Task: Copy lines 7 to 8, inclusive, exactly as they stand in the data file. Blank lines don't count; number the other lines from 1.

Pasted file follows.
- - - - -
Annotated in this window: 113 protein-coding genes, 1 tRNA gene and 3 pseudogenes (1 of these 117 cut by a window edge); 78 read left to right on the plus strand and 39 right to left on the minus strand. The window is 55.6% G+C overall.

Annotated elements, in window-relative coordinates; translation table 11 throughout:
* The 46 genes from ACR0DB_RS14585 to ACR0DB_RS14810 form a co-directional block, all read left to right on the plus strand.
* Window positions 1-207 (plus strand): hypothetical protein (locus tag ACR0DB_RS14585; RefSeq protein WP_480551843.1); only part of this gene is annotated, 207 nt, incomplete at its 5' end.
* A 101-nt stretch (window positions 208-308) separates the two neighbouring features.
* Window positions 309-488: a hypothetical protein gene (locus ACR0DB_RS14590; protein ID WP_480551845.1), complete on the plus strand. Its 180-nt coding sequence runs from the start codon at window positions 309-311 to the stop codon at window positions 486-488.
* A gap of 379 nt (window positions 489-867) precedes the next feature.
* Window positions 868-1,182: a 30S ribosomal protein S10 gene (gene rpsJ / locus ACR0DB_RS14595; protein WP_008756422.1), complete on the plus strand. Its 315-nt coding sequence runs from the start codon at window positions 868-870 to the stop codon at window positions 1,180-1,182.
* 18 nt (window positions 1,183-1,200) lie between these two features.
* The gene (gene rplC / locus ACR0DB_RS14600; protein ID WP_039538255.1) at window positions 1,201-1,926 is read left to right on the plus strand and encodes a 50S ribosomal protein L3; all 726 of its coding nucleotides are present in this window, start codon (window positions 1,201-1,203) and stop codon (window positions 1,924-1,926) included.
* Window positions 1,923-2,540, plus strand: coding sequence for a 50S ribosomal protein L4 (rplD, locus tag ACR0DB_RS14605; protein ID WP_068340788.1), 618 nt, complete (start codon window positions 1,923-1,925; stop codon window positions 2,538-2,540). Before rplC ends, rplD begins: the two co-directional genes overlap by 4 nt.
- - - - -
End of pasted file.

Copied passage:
* A gap of 379 nt (window positions 489-867) precedes the next feature.
* Window positions 868-1,182: a 30S ribosomal protein S10 gene (gene rpsJ / locus ACR0DB_RS14595; protein WP_008756422.1), complete on the plus strand. Its 315-nt coding sequence runs from the start codon at window positions 868-870 to the stop codon at window positions 1,180-1,182.